Direct and indirect remuneration fees (DIR Fees) are a growing concern among pharmacies nationwide that dispense medications in a retail pharmacy or outpatient clinic setting. Created under the Medicare Part D Program, DIR fees were originally intended as a way for CMS to account for the true cost of the drug dispensed, including any manufacturer rebates. Often these rebates were unknown until the drug was dispensed and the claim adjudicated. In general, it was originally a way for CMS to account for manufacturer rebates.
Recently, a concerning trend has emerged where pharmacy benefit managers (PBMs), have begun to charge DIR fees to their pharmacy providers. Under this scenario, PBMs are applying their own plan performance measures as a way to assess fees on pharmacies dispensing covered Part D drugs. This is problematic for the following reasons:
- It is arbitrary and unintended application of measures meant for total plan performance as opposed to pharmacy-level metrics.
- The quality measures applied tend to be based on maintenance medications such as blood pressure or medications used to treat diabetes. These measures were never intended to be applied to specialty medications, or other specialized disease states such as oncology, yet PBMs assess DIR Fees against the gross reimbursement for all prescriptions received by pharmacy providers, not just maintenance medications.
- Pharmacy providers are essentially being penalized with “back door” fees without any requirement that PBMs define, justify or explain to providers and to CMS.
DIR fees assessed on pharmacies providing specialty medications have been especially hard hit. The reason for this is due to the fee structure. Fees could be a flat rate of per dollar per claim, or a percentage (typically 3 to 9%) of the total reimbursement per claim. Using the percentage based structure, the fees would increase markedly for specialty drugs that are typically much more expensive than maintenance medications, sometimes resulting in thousands of dollars. A 9 percent fee on a drug costing $100,000 is $9,000. Even more disturbing is that the fees are assessed retroactively, sometimes months after the claim has been adjudicated, providing no recourse for the pharmacy impacted by the assessment.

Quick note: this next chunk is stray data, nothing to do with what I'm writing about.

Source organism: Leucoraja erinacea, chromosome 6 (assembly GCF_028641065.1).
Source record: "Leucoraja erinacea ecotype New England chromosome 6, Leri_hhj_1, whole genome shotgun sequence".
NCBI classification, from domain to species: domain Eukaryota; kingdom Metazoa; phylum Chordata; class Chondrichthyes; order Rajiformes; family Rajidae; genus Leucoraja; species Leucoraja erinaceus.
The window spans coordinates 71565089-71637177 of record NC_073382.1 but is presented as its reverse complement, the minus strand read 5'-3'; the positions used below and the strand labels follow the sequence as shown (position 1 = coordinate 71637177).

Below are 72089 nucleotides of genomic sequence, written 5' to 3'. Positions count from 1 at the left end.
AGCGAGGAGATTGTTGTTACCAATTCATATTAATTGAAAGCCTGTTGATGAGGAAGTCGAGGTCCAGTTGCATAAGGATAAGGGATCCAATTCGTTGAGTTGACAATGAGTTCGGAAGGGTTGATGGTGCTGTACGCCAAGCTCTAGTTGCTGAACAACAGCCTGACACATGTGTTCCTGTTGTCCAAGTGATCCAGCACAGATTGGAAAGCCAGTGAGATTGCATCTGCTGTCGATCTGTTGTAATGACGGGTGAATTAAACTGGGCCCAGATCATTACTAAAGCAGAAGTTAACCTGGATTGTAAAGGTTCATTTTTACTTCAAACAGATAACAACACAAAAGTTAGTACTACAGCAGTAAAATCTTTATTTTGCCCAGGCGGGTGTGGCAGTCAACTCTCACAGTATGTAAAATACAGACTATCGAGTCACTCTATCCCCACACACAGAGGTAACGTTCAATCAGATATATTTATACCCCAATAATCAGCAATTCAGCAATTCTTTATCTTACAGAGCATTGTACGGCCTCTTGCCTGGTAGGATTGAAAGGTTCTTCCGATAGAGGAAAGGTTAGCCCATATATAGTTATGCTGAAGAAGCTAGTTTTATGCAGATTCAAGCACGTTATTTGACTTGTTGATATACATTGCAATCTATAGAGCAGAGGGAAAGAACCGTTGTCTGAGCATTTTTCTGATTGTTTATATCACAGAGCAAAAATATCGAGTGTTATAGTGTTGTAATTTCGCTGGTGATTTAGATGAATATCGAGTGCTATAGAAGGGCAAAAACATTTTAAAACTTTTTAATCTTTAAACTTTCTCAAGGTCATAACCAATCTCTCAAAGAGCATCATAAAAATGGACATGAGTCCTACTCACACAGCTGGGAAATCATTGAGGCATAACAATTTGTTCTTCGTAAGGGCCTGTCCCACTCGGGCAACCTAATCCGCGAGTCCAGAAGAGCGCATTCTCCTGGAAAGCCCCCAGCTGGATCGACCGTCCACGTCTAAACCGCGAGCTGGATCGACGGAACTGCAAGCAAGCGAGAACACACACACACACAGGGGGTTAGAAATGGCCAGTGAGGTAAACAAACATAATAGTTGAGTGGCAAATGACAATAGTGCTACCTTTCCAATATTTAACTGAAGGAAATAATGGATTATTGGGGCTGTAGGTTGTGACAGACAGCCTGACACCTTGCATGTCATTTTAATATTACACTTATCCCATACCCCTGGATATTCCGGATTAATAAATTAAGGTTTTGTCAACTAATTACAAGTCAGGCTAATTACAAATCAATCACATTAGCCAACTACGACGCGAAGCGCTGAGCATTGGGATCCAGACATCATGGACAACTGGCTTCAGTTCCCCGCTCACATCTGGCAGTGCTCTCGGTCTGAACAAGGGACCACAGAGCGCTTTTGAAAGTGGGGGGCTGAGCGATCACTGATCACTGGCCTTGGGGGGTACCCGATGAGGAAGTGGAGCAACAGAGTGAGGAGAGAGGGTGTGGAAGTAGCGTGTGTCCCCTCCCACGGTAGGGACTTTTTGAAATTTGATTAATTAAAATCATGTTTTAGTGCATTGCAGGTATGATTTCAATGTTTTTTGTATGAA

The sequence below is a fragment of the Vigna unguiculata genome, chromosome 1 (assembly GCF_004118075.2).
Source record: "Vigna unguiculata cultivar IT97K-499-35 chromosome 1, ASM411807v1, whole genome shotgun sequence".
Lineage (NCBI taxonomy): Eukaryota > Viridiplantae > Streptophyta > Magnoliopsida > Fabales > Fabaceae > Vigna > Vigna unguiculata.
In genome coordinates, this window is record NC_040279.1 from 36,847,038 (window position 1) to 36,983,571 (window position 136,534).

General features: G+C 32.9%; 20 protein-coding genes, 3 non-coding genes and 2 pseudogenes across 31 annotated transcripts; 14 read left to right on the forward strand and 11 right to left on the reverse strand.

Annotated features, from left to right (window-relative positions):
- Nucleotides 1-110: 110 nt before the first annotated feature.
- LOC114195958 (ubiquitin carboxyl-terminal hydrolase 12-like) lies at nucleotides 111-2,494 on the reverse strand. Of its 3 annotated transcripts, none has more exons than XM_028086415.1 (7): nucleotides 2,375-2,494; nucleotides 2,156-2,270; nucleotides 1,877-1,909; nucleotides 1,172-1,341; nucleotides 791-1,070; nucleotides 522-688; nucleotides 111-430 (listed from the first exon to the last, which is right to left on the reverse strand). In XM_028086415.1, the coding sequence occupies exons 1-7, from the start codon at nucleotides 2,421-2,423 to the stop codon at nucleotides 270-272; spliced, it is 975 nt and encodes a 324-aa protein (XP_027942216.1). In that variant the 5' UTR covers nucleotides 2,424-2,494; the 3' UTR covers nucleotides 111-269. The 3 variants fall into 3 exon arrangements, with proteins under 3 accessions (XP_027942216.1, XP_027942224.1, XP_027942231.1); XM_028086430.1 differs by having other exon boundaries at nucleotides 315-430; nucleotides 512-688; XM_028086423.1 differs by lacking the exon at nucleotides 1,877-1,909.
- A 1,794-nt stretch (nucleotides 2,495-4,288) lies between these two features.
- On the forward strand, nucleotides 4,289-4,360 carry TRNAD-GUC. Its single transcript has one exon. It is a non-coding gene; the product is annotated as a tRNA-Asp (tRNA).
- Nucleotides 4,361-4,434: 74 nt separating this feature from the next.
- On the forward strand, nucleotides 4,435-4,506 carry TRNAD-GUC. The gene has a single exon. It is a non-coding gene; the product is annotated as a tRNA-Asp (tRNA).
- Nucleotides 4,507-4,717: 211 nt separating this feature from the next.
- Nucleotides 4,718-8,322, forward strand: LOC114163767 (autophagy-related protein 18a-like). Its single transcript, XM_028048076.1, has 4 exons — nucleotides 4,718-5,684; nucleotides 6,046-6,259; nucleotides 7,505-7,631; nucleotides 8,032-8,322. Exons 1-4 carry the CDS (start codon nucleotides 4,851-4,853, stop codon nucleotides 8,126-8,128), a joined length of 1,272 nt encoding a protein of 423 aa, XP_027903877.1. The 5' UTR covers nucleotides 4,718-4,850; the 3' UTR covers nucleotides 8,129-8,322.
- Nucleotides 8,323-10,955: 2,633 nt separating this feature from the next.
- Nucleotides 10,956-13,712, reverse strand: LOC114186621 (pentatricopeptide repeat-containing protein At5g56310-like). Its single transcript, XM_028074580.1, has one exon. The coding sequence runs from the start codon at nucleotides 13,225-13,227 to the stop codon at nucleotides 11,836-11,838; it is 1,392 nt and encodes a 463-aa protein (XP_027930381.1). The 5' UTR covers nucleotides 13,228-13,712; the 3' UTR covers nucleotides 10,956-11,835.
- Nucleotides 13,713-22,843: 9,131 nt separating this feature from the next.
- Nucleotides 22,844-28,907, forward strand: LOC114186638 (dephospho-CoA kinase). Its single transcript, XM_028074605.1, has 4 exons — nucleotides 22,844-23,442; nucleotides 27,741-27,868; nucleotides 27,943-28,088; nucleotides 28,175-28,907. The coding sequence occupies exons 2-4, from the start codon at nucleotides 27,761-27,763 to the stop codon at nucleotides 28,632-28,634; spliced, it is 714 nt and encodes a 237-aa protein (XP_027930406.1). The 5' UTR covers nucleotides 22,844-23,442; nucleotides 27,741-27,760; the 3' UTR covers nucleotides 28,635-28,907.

This has led to higher cost sharing responsibilities for Medicare beneficiaries which has in turn caused more of them to enter the Part D donut hole where the beneficiary is solely responsible for the cost of the drug. Along with the higher costs absorbed by the beneficiary, adherence rates tend to be lower among Medicare beneficiaries who are in the donut hole and may not have the financial resources to pay for their medications. This is in stark contrast to the very reason DIR fees targeting manufacturer rebates were created – so that savings could be passed on the beneficiary.
Pharmacies are not alone in their concern. In January 2017, CMS published a fact sheet expressing concern over DIR fees and cited them as contributing to increased drug costs, and in turn, increased beneficiary out-of-pocket spending and Medicare spending overall. While CMS stopped short of prohibiting the fees, the public concern expressed by CMS is a rare occurrence. https://www.cms.gov/Newsroom/MediaReleaseDatabase/Fact-sheets/2017-Fact-Sheet-items/2017-01-19-2.html. Additionally, questions remain as to whether Part D plan sponsors have the authority to assess these fees on pharmacies. There are no references to DIR fees collected on pharmacies in either the MMA statute or corresponding CMS regulations.
Congress Weighs In
Legislation introduced in Congress would address this problem. H.R. 1038/S. 413, the “Improving Transparency and Accuracy in Medicare Part D Drug Spending Act”, would prohibit Medicare Part D plan sponsors from retroactively reducing payment on clean claims submitted by pharmacies under Medicare Part D. H.R. 1038 is sponsored by Representative Morgan Griffith (R-Va.), and has 27 bipartisan cosponsors, while S. 413 is sponsored by Senator Shelly Moore Capito (R-WV), and has 9 bipartisan cosponsors. Both bills are heavily supported by the National Community Pharmacists Association, who has identified this issue as their number one priority. The American Pharmacists Association has also recently signed on in support of the legislation, as has the American Society of Consultant Pharmacists. This legislation was originally introduced last Congress but did not advance.
While it is not a top priority for ASHP at the moment, we do believe that it is a growing concern among our members and as the fees continue to increase, it will become more visible as an unreasonable and unjustifiable cost to hospital retail and clinic pharmacists. To date, several of our members have expressed concern over the fees, and one of them reported fees totaling $250,000 in 2015 alone. Another estimated their DIR costs to be over $300,000 annually. Presently, we believe that DIR fees have a significant financial impact on hospitals, although they may not be aware. These charges are sometimes hidden within a hospital’s cost report, and are not readily visible.
ASHP is tracking this issue very closely, and is working on Capitol Hill and with other concerned stakeholders to address it.